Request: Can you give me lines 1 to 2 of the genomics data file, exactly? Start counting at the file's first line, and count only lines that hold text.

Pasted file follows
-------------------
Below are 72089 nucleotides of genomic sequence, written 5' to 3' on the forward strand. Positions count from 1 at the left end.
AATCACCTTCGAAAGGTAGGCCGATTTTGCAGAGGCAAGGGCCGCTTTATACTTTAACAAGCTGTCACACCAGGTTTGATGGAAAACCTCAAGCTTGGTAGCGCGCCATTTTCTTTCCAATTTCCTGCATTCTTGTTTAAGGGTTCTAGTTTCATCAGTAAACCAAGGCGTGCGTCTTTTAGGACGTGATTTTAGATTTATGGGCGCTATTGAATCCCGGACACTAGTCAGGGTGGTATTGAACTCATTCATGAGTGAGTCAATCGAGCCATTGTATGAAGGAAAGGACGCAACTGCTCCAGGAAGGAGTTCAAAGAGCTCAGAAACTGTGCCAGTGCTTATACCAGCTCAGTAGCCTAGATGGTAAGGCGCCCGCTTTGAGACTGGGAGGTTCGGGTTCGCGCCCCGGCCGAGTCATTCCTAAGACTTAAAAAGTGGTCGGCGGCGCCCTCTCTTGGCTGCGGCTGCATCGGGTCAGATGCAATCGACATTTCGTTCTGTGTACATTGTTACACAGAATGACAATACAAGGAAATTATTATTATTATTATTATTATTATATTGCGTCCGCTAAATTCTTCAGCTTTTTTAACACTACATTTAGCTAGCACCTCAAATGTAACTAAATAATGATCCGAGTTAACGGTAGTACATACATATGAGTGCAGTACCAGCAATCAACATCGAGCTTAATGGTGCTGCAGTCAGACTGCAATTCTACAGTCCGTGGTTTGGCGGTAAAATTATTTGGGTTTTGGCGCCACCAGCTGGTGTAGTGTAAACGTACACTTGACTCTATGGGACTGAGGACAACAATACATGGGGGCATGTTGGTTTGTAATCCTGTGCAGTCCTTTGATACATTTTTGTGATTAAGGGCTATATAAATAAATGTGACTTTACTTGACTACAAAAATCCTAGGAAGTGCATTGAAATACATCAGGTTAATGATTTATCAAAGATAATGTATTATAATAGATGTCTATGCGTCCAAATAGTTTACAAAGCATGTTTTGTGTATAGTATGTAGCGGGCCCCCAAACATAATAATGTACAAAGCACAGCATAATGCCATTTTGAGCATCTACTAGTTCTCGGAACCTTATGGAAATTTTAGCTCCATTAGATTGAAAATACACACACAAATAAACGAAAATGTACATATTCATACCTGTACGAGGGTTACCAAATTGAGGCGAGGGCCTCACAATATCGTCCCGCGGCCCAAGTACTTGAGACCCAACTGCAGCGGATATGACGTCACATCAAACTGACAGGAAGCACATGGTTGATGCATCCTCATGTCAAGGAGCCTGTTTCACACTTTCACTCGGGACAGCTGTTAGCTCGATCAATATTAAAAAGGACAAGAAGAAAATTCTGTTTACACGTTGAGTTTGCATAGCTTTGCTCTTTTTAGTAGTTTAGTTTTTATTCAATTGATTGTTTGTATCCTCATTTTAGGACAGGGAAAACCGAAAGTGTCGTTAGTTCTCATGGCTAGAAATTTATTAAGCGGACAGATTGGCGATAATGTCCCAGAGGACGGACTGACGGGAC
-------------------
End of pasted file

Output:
Below are 72089 nucleotides of genomic sequence, written 5' to 3' on the forward strand. Positions count from 1 at the left end.
AATCACCTTCGAAAGGTAGGCCGATTTTGCAGAGGCAAGGGCCGCTTTATACTTTAACAAGCTGTCACACCAGGTTTGATGGAAAACCTCAAGCTTGGTAGCGCGCCATTTTCTTTCCAATTTCCTGCATTCTTGTTTAAGGGTTCTAGTTTCATCAGTAAACCAAGGCGTGCGTCTTTTAGGACGTGATTTTAGATTTATGGGCGCTATTGAATCCCGGACACTAGTCAGGGTGGTATTGAACTCATTCATGAGTGAGTCAATCGAGCCATTGTATGAAGGAAAGGACGCAACTGCTCCAGGAAGGAGTTCAAAGAGCTCAGAAACTGTGCCAGTGCTTATACCAGCTCAGTAGCCTAGATGGTAAGGCGCCCGCTTTGAGACTGGGAGGTTCGGGTTCGCGCCCCGGCCGAGTCATTCCTAAGACTTAAAAAGTGGTCGGCGGCGCCCTCTCTTGGCTGCGGCTGCATCGGGTCAGATGCAATCGACATTTCGTTCTGTGTACATTGTTACACAGAATGACAATACAAGGAAATTATTATTATTATTATTATTATTATATTGCGTCCGCTAAATTCTTCAGCTTTTTTAACACTACATTTAGCTAGCACCTCAAATGTAACTAAATAATGATCCGAGTTAACGGTAGTACATACATATGAGTGCAGTACCAGCAATCAACATCGAGCTTAATGGTGCTGCAGTCAGACTGCAATTCTACAGTCCGTGGTTTGGCGGTAAAATTATTTGGGTTTTGGCGCCACCAGCTGGTGTAGTGTAAACGTACACTTGACTCTATGGGACTGAGGACAACAATACATGGGGGCATGTTGGTTTGTAATCCTGTGCAGTCCTTTGATACATTTTTGTGATTAAGGGCTATATAAATAAATGTGACTTTACTTGACTACAAAAATCCTAGGAAGTGCATTGAAATACATCAGGTTAATGATTTATCAAAGATAATGTATTATAATAGATGTCTATGCGTCCAAATAGTTTACAAAGCATGTTTTGTGTATAGTATGTAGCGGGCCCCCAAACATAATAATGTACAAAGCACAGCATAATGCCATTTTGAGCATCTACTAGTTCTCGGAACCTTATGGAAATTTTAGCTCCATTAGATTGAAAATACACACACAAATAAACGAAAATGTACATATTCATACCTGTACGAGGGTTACCAAATTGAGGCGAGGGCCTCACAATATCGTCCCGCGGCCCAAGTACTTGAGACCCAACTGCAGCGGATATGACGTCACATCAAACTGACAGGAAGCACATGGTTGATGCATCCTCATGTCAAGGAGCCTGTTTCACACTTTCACTCGGGACAGCTGTTAGCTCGATCAATATTAAAAAGGACAAGAAGAAAATTCTGTTTACACGTTGAGTTTGCATAGCTTTGCTCTTTTTAGTAGTTTAGTTTTTATTCAATTGATTGTTTGTATCCTCATTTTAGGACAGGGAAAACCGAAAGTGTCGTTAGTTCTCATGGCTAGAAATTTATTAAGCGGACAGATTGGCGATAATGTCCCAGAGGACGGACTGACGGGAC